Beans are grown alongside buckwheat to ensure the soil is covered year round.

Courgettes, buckwheat and a bumper crop of sweetcorn

I can’t remember the sweetcorn ever looking as great as it does this year. As a semi-tropical plant, it has really enjoyed the hot weather, writes grower Jono Smales.

The hot weather has really brought everything forward on the farm; we’ve had courgettes for about a month now, and they are just flying at us. We had to pull the picking team out of a field for a few days, because we were picking more than we could sell. It’s steadied a bit, but we’re still picking around 150 trays full a day. Courgettes are our biggest crop, then we have runner beans and French beans both about a week away. Runners in particular enjoy humid, muggy weather, so it’s perfect for them right now. I also can’t remember the sweetcorn ever looking as great as it does this year. As a semi-tropical plant, it has really enjoyed the hot weather; my only worry is that it will all ripen at once. It will be available about a month from now, and hopefully it will be a bumper crop.

At the moment, I’m busy planting buckwheat in between the rows of beans. It works as a ‘cover crop’ to prevent the soil from going bare, and mops up some of the excess nitrogen that the beans release into the soil. In autumn, when the buckwheat sheds its seeds, it’s also a really nice source of bird food. We’ve always had cover crops like that. When you’ve got broad beans that finish in June and there isn’t another crop on there until next May, it makes sense to grow something to protect and nourish the soil. For us, that’s its main purpose, as well as being a handy sacrificial crop to tempt the deer away from the beans. We have a massive deer problem in this area, despite the farm being surrounded by a six-foot fence.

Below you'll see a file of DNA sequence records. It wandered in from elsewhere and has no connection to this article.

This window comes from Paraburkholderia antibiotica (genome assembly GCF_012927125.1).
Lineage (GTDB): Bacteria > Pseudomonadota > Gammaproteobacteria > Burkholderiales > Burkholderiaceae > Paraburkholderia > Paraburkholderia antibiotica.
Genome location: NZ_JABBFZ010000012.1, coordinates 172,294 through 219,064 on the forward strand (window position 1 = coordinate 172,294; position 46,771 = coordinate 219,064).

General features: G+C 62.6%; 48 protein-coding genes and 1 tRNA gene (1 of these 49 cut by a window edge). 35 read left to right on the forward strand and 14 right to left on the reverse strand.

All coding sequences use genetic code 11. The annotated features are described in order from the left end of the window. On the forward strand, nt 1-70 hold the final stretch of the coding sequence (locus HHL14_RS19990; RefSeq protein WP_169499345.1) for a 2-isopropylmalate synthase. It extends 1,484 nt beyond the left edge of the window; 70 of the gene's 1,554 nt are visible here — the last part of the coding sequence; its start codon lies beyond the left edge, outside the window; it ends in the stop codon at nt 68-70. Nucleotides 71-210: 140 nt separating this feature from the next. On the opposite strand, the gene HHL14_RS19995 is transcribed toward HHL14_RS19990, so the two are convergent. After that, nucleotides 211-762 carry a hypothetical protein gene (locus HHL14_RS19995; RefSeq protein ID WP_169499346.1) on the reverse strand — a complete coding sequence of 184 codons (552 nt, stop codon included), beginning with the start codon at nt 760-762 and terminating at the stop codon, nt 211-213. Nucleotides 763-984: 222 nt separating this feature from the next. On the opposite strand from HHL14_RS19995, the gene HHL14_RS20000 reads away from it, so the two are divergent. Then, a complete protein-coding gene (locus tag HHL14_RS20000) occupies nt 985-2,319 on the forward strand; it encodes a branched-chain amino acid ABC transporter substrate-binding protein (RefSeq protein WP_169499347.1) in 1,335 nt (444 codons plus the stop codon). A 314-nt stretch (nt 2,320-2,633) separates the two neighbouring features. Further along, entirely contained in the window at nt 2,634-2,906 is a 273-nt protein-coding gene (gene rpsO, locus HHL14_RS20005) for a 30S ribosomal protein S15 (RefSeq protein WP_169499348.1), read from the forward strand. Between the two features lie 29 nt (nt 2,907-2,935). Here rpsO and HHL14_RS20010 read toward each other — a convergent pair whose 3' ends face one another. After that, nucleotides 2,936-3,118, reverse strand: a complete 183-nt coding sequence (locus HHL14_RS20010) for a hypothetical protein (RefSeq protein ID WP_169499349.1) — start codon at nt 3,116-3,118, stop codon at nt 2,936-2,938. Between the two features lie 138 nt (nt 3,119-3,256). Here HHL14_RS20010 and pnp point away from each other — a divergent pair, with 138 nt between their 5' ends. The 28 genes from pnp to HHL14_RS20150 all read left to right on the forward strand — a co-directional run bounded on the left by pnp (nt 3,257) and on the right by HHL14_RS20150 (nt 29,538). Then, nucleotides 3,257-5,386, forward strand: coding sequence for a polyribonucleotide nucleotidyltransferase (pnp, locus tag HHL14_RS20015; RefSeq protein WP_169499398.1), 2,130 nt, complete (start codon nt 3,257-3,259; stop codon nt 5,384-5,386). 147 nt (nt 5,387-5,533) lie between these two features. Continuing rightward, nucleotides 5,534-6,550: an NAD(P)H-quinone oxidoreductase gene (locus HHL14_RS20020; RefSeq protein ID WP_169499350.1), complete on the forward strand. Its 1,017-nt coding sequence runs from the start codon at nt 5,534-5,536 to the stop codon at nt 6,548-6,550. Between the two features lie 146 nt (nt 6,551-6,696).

The biggest challenge we face is really these long, dry periods. We have a reservoir, and can extract from the river, so water isn’t usually a problem for us; we can irrigate. But that’s almost a full-time job for someone, and I’d say these droughts are getting more frequent. There’s no way I’d want to be growing salad in this weather; our neighbour grows salad, and they’re out there picking at three or four in the morning before it gets hot. Luckily for us, a lot of the crops we grow are deep rooting, so they can reach the moisture in the ground.


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